As We Are Now
This short book takes the form of a journal written by Caro Spencer, a retired 76-year old teacher who has suffered a heart attack and has been put in an old folks' home. It is a chronicle of one woman’s attempt to stay sane, engaged, and human in an atmosphere that is devoid of the comforts of home and the associations and artifacts that one builds up over a lifetime. Unmarried and without children Caro’s only link to the outside world is her 80-year old brother and his much younger wife who tried having Caro live with them after her heart attack but the experience proved to be an unhappy one for all involved. A situation Caro later realizes wasn’t so bad.
Although there is a blazing streak of defiance and an occasional description of joy, As We Are Now is devastatingly sad. Caro’s journal not only describes the poor living conditions that lack humanity but it also reflects the gradual slip of Caro’s mental state. The small joys she experiences during visits from the local Methodist minister and his high school age daughter are more than swallowed up by the Caro’s sad living conditions and the hateful treatment shown by Harriet and Rose, the mother-daughter team who run the home.
Perhaps one of the most tragic aspects of Caro’s situation is that after 76 years of living, forging her way as a single woman with a career, and living life in full, she finds herself not only alone and without any of the associations that made up her life, but also effectively stripped of her identity by her keepers. The home is located in a rural area about 100 miles from where she lived so she has very little opportunity for interaction with others. And she finds that the life of her mind, so well developed over the years is not enough to sustain her sanity. She not only misses her house and her books, but more importantly she misses physical sensation. Fresh air and sunlight are sometimes available to her but clean smelling laundry, good food, the smell of flowers all become increasingly harder to come by. The touch of another living thing is what seems most absent in Caro’s life. Pansy, the house cat is one of the few things left to her.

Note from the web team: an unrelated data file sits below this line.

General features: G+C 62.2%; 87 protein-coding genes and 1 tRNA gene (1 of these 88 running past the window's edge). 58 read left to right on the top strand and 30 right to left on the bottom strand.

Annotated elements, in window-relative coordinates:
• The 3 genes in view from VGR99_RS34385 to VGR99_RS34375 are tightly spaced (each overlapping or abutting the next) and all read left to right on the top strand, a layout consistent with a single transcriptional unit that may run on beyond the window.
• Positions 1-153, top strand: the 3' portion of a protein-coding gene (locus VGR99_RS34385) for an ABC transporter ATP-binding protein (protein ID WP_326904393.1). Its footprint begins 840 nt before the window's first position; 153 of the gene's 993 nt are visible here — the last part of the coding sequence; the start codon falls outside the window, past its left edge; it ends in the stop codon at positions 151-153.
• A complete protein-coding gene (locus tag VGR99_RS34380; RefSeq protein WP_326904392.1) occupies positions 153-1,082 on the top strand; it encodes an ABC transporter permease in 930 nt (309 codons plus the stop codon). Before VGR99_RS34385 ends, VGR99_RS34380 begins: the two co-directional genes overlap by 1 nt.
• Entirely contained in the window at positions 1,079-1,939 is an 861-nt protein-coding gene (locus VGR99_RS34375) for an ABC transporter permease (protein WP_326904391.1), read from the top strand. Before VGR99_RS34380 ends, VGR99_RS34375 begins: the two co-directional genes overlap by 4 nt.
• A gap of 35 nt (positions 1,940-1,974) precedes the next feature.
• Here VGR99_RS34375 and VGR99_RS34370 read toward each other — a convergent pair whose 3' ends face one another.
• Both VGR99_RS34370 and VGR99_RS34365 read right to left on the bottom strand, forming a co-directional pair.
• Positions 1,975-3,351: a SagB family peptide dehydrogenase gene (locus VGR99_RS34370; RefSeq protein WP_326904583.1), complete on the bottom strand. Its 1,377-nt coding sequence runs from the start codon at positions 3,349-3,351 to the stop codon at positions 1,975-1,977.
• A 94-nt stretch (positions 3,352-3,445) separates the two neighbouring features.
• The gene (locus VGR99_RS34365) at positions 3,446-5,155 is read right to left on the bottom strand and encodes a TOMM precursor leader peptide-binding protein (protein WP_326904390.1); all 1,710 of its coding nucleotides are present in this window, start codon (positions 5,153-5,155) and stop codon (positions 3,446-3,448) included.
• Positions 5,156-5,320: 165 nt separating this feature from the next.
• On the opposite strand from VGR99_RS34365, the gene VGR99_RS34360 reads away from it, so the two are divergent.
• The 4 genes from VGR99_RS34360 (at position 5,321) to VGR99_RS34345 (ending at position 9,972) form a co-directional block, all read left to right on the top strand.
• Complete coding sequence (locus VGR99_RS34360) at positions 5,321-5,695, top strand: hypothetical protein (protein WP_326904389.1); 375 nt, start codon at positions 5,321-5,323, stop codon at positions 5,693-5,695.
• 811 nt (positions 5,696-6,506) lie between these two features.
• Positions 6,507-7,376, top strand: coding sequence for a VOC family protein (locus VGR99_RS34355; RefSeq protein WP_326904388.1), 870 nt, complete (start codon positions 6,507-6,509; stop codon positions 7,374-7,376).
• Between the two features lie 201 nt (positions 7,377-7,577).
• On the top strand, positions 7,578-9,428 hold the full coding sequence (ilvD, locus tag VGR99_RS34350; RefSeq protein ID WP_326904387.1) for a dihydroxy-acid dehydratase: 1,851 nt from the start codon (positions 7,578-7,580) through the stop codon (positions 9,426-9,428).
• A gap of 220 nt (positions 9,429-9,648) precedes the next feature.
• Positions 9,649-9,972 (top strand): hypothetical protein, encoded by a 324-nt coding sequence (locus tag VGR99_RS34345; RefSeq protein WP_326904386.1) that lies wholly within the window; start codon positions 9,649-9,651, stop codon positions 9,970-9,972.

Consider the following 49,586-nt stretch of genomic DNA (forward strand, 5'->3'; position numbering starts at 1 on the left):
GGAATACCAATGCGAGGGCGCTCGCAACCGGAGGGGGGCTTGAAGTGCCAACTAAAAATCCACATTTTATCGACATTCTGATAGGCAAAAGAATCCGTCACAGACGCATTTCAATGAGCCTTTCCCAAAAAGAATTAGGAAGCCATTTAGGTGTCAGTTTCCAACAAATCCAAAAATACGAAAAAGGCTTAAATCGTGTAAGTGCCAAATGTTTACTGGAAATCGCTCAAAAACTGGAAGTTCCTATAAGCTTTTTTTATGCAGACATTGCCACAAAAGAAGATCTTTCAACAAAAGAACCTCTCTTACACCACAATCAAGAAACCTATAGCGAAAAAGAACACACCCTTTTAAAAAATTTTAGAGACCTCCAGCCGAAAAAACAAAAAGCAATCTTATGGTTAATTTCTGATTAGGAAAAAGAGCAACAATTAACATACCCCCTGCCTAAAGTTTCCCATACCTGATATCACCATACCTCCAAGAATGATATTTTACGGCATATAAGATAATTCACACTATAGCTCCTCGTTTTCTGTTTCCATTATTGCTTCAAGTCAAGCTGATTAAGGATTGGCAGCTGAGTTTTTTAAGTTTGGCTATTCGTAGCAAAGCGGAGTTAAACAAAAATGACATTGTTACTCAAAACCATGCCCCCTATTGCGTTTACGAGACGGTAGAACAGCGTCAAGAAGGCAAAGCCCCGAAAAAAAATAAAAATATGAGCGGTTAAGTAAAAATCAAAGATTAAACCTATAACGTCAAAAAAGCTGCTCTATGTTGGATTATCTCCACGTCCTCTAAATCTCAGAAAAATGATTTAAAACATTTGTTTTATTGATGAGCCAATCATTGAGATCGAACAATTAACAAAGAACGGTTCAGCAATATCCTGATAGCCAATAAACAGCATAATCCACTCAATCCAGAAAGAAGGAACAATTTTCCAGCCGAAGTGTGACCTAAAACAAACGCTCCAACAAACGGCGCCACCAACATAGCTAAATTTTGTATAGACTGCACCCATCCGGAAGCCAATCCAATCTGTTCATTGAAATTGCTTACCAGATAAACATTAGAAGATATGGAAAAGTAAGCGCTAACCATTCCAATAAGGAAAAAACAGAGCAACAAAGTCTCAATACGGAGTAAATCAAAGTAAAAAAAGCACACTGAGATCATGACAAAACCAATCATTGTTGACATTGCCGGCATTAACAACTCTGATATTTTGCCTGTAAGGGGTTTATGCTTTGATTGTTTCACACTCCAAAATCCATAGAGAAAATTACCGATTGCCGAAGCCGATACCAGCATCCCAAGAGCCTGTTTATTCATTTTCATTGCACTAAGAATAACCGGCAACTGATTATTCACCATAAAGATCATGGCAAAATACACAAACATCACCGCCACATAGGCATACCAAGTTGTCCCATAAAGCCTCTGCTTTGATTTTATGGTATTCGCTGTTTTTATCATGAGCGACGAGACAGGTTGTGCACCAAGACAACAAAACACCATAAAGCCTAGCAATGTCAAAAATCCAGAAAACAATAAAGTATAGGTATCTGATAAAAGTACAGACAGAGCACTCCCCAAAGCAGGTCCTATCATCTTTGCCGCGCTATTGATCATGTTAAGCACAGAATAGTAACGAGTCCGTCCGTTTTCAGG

In some ways, As We Are Now is a primer on how to better treat old people facing the end of their life in an institutionalized setting. The basics of physical surroundings and physical care are fairly easy to remedy given a little thought but would probably only add to the already astronomical cost of long term elder care. What is more difficult is figuring out how to interact emotionally and intellectually with old folks that doesn’t make light of their condition with phrases like “Oh, you will outlive us all” or some other nonsensical thing that we say when we don’t know what to say. Caro wants to hear about the lives of others and what is going on in the world, but when it comes to her condition and her inevitable decline, she doesn’t want someone with a false cheery world, she just wants someone to listen and to believe what she says.
She has round golden eyes. I have been told categorically that she must not get up on the bed. But occasionally she manages to sneak in late at night and climb up, first curling into a tight ball, then later, when I stroke her, uncurling to lie full length, upside down, sometimes with one paw over her nose. It is hard to express the joy it gives me to stroke this little creature and feel the purrs begin in her throat. Those nights I sleep well, a lively sleep rather than a deathly sleep. It makes all the difference!
It sounds like a depressing read, and in many ways it is. But there is much to think about in these 127 pages and it is sadly beautiful. Writer, poet, and teacher, Sarton published eleven of her own journals over her lifetime including one after she had a stroke and one in her 80th year of life before dying of breast cancer. Although I have read and loved some of her earlier journals like Plant Dreaming Deep, I haven’t read any from her later years. It will be interesting to compare them to this fictionalized account of Caro’s written in 1973 a good thirteen years before Sarton’s stroke and some twenty-two years before her death.
This won’t be for everyone. But well worth the read.